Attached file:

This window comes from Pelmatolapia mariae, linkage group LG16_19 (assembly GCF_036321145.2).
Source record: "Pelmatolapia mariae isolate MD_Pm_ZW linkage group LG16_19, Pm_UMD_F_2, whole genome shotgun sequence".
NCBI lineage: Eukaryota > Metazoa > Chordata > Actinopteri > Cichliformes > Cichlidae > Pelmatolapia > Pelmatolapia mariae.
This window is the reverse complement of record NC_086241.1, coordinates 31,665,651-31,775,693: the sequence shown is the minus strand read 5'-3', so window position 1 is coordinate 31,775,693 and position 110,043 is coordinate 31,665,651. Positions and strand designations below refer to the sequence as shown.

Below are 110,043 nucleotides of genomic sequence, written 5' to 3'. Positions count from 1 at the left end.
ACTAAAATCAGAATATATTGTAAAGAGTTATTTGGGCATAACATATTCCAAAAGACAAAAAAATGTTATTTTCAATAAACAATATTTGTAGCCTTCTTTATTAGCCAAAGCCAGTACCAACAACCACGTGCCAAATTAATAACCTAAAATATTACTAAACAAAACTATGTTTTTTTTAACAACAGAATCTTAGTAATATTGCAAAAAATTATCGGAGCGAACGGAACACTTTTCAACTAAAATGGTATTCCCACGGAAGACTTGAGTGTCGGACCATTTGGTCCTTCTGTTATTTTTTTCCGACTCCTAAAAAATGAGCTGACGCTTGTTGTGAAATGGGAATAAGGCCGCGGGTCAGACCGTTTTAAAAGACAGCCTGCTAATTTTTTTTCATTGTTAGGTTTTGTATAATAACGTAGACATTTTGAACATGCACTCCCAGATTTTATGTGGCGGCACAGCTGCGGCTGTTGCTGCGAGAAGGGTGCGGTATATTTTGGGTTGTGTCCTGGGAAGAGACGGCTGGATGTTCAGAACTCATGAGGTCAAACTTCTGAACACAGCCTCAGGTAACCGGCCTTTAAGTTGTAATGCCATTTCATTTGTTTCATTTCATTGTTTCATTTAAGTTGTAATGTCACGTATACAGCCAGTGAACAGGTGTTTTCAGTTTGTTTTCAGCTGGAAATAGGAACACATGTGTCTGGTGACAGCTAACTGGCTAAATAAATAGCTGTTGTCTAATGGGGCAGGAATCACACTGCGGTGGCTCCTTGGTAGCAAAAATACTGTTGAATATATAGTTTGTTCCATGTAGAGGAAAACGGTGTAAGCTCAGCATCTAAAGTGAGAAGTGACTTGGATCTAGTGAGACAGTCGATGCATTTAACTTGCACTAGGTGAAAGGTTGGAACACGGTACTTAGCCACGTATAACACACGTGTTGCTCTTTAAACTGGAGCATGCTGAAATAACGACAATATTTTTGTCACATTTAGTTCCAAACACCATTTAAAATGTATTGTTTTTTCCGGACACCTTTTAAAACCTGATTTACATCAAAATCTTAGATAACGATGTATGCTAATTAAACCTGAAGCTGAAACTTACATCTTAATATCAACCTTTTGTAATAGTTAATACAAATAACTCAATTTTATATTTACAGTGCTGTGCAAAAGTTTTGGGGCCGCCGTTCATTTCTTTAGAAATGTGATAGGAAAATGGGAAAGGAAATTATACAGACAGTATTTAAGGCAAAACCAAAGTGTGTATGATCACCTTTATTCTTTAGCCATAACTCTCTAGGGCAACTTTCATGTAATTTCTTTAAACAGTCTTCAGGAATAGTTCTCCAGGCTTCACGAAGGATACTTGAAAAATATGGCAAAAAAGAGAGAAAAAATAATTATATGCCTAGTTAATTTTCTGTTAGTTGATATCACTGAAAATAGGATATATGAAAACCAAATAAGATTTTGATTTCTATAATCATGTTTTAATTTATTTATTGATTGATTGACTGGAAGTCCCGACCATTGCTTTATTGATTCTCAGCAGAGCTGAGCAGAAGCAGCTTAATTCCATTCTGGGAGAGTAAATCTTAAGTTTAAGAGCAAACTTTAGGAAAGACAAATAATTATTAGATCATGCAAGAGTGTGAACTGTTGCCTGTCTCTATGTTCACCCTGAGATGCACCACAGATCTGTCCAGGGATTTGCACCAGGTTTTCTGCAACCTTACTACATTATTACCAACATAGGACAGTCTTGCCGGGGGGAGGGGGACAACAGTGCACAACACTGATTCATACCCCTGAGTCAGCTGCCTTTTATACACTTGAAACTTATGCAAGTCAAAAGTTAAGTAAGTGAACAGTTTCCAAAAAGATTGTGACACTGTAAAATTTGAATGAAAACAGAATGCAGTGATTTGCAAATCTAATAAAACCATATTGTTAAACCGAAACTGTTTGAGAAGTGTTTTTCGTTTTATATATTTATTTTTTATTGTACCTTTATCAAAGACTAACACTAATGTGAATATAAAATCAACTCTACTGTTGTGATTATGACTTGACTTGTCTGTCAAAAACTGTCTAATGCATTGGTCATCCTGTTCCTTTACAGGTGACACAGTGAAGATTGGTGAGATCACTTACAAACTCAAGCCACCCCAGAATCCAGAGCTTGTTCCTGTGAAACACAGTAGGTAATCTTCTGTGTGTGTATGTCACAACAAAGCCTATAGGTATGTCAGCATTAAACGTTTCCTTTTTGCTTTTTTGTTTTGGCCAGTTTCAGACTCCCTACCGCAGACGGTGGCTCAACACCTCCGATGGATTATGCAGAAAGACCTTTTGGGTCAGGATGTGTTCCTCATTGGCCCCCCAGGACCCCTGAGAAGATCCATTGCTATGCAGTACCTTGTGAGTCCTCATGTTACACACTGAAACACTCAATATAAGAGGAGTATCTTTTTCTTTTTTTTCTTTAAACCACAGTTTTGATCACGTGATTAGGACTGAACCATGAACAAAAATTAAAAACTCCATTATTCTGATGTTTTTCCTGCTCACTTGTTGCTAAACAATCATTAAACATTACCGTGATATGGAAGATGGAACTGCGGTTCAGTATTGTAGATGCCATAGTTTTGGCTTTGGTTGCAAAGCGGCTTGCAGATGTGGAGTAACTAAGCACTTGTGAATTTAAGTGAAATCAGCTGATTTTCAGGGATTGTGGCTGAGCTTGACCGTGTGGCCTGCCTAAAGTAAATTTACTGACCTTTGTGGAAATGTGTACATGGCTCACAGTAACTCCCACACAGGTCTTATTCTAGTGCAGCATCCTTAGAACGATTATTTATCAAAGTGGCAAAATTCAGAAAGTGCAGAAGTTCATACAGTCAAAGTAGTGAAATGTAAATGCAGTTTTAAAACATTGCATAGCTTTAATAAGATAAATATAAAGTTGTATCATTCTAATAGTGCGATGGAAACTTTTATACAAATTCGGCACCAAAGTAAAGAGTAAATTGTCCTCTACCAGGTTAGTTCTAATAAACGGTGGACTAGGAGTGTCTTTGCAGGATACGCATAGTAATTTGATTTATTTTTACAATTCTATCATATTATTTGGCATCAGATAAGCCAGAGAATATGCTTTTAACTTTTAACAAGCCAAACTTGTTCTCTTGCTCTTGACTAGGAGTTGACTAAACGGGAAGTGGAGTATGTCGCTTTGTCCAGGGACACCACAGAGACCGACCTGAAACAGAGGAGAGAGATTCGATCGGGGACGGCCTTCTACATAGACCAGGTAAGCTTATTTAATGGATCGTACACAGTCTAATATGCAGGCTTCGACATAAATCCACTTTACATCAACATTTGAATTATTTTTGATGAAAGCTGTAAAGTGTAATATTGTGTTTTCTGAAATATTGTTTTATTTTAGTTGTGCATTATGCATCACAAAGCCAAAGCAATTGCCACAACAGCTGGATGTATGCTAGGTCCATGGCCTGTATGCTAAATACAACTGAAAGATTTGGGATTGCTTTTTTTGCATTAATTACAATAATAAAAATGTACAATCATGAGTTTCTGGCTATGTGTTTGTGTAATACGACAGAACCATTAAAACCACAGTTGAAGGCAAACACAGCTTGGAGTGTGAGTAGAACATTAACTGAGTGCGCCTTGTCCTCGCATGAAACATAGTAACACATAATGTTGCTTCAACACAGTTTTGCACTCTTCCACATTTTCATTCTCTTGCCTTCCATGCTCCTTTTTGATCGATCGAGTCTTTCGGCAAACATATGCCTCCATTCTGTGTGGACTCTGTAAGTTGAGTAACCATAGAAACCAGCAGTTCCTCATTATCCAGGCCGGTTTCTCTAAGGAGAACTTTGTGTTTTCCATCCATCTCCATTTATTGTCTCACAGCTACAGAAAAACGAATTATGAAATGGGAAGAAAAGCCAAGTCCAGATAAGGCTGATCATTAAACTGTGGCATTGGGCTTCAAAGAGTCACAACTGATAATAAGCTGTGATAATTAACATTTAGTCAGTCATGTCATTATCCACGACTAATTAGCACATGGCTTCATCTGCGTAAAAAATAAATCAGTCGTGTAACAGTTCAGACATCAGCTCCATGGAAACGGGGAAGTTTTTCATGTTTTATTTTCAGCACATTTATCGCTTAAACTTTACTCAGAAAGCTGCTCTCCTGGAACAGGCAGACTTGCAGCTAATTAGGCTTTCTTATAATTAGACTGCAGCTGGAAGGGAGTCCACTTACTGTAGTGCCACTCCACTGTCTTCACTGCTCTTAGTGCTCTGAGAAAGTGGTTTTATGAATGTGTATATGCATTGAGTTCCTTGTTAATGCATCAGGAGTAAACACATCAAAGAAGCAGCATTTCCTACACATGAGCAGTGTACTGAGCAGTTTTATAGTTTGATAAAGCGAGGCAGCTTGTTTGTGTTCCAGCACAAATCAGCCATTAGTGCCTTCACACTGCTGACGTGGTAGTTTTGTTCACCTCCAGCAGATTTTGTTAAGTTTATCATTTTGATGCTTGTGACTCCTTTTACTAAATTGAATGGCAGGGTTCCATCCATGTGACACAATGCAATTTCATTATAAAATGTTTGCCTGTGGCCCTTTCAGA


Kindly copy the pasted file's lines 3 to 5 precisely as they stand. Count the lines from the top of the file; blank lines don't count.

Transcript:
NCBI lineage: Eukaryota > Metazoa > Chordata > Actinopteri > Cichliformes > Cichlidae > Pelmatolapia > Pelmatolapia mariae.
This window is the reverse complement of record NC_086241.1, coordinates 31,665,651-31,775,693: the sequence shown is the minus strand read 5'-3', so window position 1 is coordinate 31,775,693 and position 110,043 is coordinate 31,665,651. Positions and strand designations below refer to the sequence as shown.

Below are 110,043 nucleotides of genomic sequence, written 5' to 3'. Positions count from 1 at the left end.